Traditionally, homebuyers would rely on their banking institutions to provide them with anything related to their mortgage.
These days, you have a lot more options at your disposal, and you can choose what suits your needs best. But with the rise of mortgage brokers and bankers comes more confusion and decision fatigue.
Who should you choose? Who will meet your needs? What is the difference between the two? Trying to select the right lender on your own can become difficult, especially because it is such an important decision.
It’s even more important to weigh your mortgage options and determine your budget for your first home.
Sometimes applying to certain lenders involve lots of stress tests and mortgage rules that result in a drawn-out process that doesn’t even guarantee a loan by the end of it.
It can be frustrating. This is why it is important to choose a qualified and experienced mortgage broker or banker to fit your needs and secure the best rate, terms, and mortgage options that will impact your home buying choice.
Here is what you need to know about mortgage bankers and mortgage brokers.
What is the Difference Between a Mortgage Banker and a Broker?
Both a mortgage banker and mortgage broker help you with securing a home loan. As the name implies, mortgage bankers work for banks or lending institutions and can only offer their own products. The loan comes from their institution, and the banker is a direct lender.
Mortgage brokers, on the other hand, do not just represent one single institution. Rather, they work with many institutions to look or shop for a loan for an individual. They have licensed professionals with access to multiple lenders and mortgage rates. The broker acts as the middleman between you and the lender.
What is the Difference Between Getting a Mortgage from a Banker and Getting One from a Mortgage Broker?
A mortgage is a mortgage, no matter who is providing the loan to you. While that may be true, whoever you decide to work with can save you hundreds and thousands of dollars long term.
Bankers have a set of rules and policies they must follow, offering you pre-packaged mortgages and rates that they think will be the most beneficial for you. The products they offer you all depends on your financial situation and the financial institution you do your banking with.
They will ask you about your employer, monthly salary, and duration of employment, and once they have that information, they will enter it into a system. The bank will work with realtors and loan applicants to complete the mortgage process.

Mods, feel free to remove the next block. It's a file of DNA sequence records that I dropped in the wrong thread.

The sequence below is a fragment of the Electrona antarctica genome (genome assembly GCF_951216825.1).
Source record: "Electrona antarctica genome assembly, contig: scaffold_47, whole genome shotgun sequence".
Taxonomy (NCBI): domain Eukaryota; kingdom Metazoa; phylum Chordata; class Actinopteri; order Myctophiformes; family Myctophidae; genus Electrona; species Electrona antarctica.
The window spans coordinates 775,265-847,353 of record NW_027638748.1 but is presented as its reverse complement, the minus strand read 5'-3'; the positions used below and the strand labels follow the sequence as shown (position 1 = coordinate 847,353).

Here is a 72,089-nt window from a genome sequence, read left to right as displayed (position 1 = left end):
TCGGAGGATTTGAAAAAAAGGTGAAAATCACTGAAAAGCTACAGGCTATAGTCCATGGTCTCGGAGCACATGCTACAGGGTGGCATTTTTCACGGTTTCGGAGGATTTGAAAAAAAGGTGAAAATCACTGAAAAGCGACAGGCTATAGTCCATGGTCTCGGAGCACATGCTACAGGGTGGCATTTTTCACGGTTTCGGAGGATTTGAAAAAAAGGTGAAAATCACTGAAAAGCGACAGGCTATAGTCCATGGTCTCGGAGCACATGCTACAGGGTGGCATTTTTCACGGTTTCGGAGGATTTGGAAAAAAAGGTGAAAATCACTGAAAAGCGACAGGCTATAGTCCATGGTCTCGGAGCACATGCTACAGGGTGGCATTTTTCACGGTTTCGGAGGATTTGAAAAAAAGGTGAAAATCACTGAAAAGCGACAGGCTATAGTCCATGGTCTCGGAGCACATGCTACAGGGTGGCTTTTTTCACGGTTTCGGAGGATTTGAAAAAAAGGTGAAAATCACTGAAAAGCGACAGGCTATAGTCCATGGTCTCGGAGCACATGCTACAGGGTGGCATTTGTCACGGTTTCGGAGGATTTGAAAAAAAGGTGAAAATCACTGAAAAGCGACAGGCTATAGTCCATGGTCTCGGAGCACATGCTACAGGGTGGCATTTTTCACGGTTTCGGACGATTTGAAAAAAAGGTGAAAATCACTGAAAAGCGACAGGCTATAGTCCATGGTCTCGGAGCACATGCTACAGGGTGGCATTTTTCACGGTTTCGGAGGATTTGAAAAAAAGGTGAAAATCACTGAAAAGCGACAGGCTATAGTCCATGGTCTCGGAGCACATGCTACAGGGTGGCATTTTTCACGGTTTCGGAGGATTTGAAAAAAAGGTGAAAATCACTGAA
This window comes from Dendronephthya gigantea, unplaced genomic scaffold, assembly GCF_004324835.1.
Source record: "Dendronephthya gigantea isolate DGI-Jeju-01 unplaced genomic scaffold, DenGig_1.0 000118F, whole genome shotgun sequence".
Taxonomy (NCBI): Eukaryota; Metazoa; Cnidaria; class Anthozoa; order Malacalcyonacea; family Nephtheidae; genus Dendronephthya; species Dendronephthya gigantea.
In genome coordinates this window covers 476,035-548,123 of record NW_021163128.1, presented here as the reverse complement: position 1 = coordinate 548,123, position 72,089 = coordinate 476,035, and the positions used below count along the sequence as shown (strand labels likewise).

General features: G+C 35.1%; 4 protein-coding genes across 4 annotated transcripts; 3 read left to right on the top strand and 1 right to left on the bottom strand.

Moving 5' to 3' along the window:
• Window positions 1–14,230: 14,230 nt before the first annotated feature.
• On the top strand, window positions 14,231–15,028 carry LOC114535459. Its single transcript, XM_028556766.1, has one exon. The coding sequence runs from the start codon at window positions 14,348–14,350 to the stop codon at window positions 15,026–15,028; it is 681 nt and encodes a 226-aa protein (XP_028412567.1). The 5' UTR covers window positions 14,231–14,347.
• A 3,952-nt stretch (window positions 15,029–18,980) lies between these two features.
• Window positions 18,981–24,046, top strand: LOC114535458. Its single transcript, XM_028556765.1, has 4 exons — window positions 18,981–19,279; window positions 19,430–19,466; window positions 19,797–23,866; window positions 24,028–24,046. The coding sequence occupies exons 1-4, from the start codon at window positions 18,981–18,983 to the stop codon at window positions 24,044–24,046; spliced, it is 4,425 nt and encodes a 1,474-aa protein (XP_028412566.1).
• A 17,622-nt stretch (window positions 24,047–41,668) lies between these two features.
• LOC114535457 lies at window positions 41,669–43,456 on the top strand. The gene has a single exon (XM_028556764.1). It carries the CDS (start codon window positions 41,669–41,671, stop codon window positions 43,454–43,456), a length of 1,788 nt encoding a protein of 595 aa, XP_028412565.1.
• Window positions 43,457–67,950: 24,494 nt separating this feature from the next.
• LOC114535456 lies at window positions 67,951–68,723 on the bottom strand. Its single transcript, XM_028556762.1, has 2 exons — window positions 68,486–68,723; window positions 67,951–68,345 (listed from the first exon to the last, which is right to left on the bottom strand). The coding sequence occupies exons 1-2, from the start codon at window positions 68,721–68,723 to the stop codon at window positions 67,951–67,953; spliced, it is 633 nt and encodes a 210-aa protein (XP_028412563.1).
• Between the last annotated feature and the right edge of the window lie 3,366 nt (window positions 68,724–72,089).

Not only will they gather personal information from you, but they will also need to evaluate the property and put all of those pieces together. The mortgage banker will then advise you of the loan options within their institution. If you are self-employed, you may need to go through a long process before you can get a mortgage banker to lend to you.
Mortgage brokers will also work with realtors and/or borrowers to figure out the needs of the buyer and shop for a solution that is tailored to you. They are not tied to any single institution or lender and are free to work with whoever they see fit, and whoever they find that will fit your unique needs.
They will work on your behalf with lenders to secure the best rate for your ideal situation. They also benefit from something called volume discounts. Because of the nature of their job, they acquire a high volume of mortgage products that grant them special discounts they can pass on to you. Meanwhile, banks may not be accessible to these kinds of deals.
Comparing Banks and Mortgage Brokers
Many people wonder why they wouldn’t get a better deal with their bank on a mortgage, but it depends on your banking situation and the financial institution you bank with.
They can only do so much because everything is based on predetermined information and policies. Although they can offer you some deals or discounts if you consolidate your services with them. Of course, the value of this will vary from person to person.
With a mortgage broker, because of the big scope of lenders and mortgage products they deal with, they have lots of access and knowledge to the mortgage market as a whole. They can give you suggestions tailored to your needs once they get to know your individual circumstance.
If you have bad credit, are self-employed, or have any other barriers when it comes to accessing a mortgage, brokers can be the solution you are looking for. In addition to negotiating terms with lenders, brokers can find lenders who specialize in servicing clients that have adverse credit, etc. Some mortgage brokers will not get paid until they close the mortgage deal, so you have minimal risks if things do not work out.
When it comes to mortgage loan options, you should pay lots of attention to the little details and never sign an agreement that you do not fully understand. As with anything, there may be hidden fees and charges to watch out for. Always read through contracts and other documents before signing.
Other financial institutions like trust companies and credit unions service mortgages, and are good alternatives to banks. It is possible to access these rates by yourself or through a mortgage broker.
According to surveys, more and more potential home buyers are taking things into their own hands by doing their own research. Individuals are starting to shop around by contacting lenders and mortgage brokers for quotes, information, and advice.
This shows homebuyers’ willingness to compare rates, which used to primarily be the job of the mortgage broker.
If you are not well-versed in mortgage terms or policies, it is best to get help from a licensed professional to navigate the field on your behalf.